Sunday, December 18, 2016

The Wild West of Robotic "Rights and Wrongs"; Ethics and Information Blog, 12/18/16

Kip Currier, Ethics and Information Blog; The Wild West of Robotic "Rights and Wrongs"
The challenge of "robot ethics"--how to imbue robotic machines and artificial intelligence (AI) with the "right" programming and protocols to make ethical decisions--is a hot topic in academe and business. Particularly right now, related to its application in autonomous self-driving vehicles (e.g. Uber, Apple, Google).
When we think about ethical questions addressing how robots should or should not act, Isaac Asimov's oft-discussed "Three Laws of Robotics", spelled out in his 1942 short story "Runaround", certainly come to mind (see here).
Themes of robots making judgments of "right and wrong", as well as ethical topics exploring AI accountability and whether "human rights" should be inclusive of "rights-for-robots", have also been prominent in depictions of robots and AI in numerous science fiction films and TV shows over the past 50+ years: Gort in The Day The Earth Stood Still (1951) and (2008) (Klaatu...Barada...Nikto!). 2001: A Space Odyssey (1968) and the monotonal, merciless HAL 9000 ("Open the pod bay doors, Hal"). 1983's War Games, starring Brat Pack-ers Matthew Broderick and Ally Sheedy, can also be seen as a cautionary tale of ethical-decision-making-gone-awry in a proto-machine learning gaming program ("Shall we play a game?"), used for then-Cold War military and national security purposes.
Blade Runner (1982) revealed Replicants-with-an-expiration-date-on-the-run. (We'll have to wait and see what's up with the Replicants until sequel Blade Runner 2049 debuts in late 2017.) Arnold Schwarznegger played a killer-robot from the future in The Terminator (1984), and returned as a reprogrammed/converted "robot savior" in Terminator 2: Judgment Day (1991). Star Trek: The Next Generation (1987-1994) throughout its run explored "sentience" and the nature of humans AND non-humans "being human", as seen through the eyes of Enterprise android crew member "Commander Data" (see 1987 standout episode "The Measure of a Man"). Fifth column sometimes-sleeper Cylons with "many copies" and "a plan" were the driving force in 2004-2009's Battlestar Galactica. Will Smith portrayed a seriously robophobic cop hot on the heels of a homicidal robot suspect in the Asimov-short-story-collection-suggested I, Robot (2004).
Most recently, robots are front and center (if not always readily identifiable!) in this year's breakout HBO hit Westworld (see the official Opening Credits here). Short-hand for the show's plot: "robots in an American West-set amusement park for the human rich". But it's a lot more than that. Westworld is an inspired reimagining ("Game of Thrones" author George R.R. Martin recently called this first season of “Westworld” a "true masterpiece") of the same-named, fairly-forgettable (--but for Yul Brynner's memorable robot role, solely credited as "Gunslinger"!) 1973 Michael Crichton-written/directed film. What the 1973 version lacked in deep-dive thoughts, the new version makes up for in spades, and then some: This is a show about robots (but really, the nature of consciousness and agency) for thinking people.--With, ahem, unapologetic dashes of Games of Thrones-esque sex and violence ("It's Not TV. It's HBO.(R)") sprinkled liberally throughout.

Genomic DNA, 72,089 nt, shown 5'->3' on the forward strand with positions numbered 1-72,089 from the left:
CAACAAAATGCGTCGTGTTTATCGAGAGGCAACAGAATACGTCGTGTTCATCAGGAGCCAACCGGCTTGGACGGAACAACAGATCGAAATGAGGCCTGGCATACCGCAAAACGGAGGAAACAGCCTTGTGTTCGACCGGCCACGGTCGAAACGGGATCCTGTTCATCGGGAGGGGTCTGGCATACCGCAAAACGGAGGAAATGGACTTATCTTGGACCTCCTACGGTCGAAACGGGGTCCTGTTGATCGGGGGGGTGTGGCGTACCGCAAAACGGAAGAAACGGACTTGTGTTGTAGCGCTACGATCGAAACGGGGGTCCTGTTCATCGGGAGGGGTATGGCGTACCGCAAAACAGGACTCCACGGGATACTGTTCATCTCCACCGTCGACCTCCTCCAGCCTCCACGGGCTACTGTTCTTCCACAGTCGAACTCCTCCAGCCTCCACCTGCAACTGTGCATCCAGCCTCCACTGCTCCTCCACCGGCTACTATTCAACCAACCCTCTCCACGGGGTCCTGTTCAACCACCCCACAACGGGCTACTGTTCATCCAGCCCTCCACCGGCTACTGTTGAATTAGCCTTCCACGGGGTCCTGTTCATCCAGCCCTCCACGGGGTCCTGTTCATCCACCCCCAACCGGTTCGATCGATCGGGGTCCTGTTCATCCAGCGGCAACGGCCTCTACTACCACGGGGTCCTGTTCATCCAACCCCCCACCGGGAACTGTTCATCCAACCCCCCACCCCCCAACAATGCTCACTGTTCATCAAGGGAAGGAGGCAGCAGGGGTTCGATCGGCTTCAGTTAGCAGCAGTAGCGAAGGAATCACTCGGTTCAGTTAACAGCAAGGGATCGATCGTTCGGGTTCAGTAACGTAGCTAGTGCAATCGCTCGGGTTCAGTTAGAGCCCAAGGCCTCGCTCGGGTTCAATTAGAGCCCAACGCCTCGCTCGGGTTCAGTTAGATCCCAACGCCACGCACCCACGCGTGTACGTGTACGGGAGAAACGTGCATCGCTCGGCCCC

Much of the issue of robot ethics has tended to center on the impacts of robots on humans. With "impacts" often meaning, at a minimum, job obsolescense for humans (see here and here). Or, at worst, (especially in terms of pop culture narratives) euphemistic code for "death and destruction to humans". (Carnegie Mellon University PhD and author David H. Wilson's 2011 New York Times best-selling Robopocalypse chillingly tapped into fears of a "Digital Axis of Evil"--AI/robots/Internet-of-Things--Revolution of robotic rampage and revenge against humans, perceived as both oppressors and inferior. This year Stephen Hawking and Elon Musk, among others (from 2015, see here and here), also voiced real-world concerns about the threats AI may hold for future humanity.)
But thought-provoking, at times unsettling and humanizing depictions of robotic lifeforms--Westworld "hosts" Maeve and Dolores et al., robot boy David in Steven Spielberg's 2001 A.I. Artificial Intelligence, as well as animated treatments in 2008's WALL-E from Pixar and 2016's Hum (see post below linked here)--are leveling this imbalance. Flipping the "humancentric privilege" and spurring us to think about the impacts of human beings on robots. What ethical considerations, if any, are owed to the latter? Whether robots/AI can and should be (will be?) seen as emergent "forms of life". Perhaps even with "certain inalienable Rights" (Robot Lives Matter?).
(Aside: As a kid who grew up watching the "Lost in Space" TV show (1965-1968) in syndication in the 1970's, I'll always have a soft spot for the Robinson family's trusty robot ("Danger, Will Robinson, Danger!") simply called...wait for it..."Robot".)
In the meantime--at least until sentient robots can think about "the nature of their own existence" a la Westworld, or the advent of the "singularity" (sometimes described as the merging of man and machine and/or the moment when machine intelligence surpasses that of humans)--these fictionalized creations serve as allegorical constructs to ponder important, enduring questions: What it means to be "human". The nature of "right" and "wrong", and the shades in between. Interpretations of societal values, like "compassion", "decency", and "truth". And what it means to live in a "civilized" society. Sound timely?

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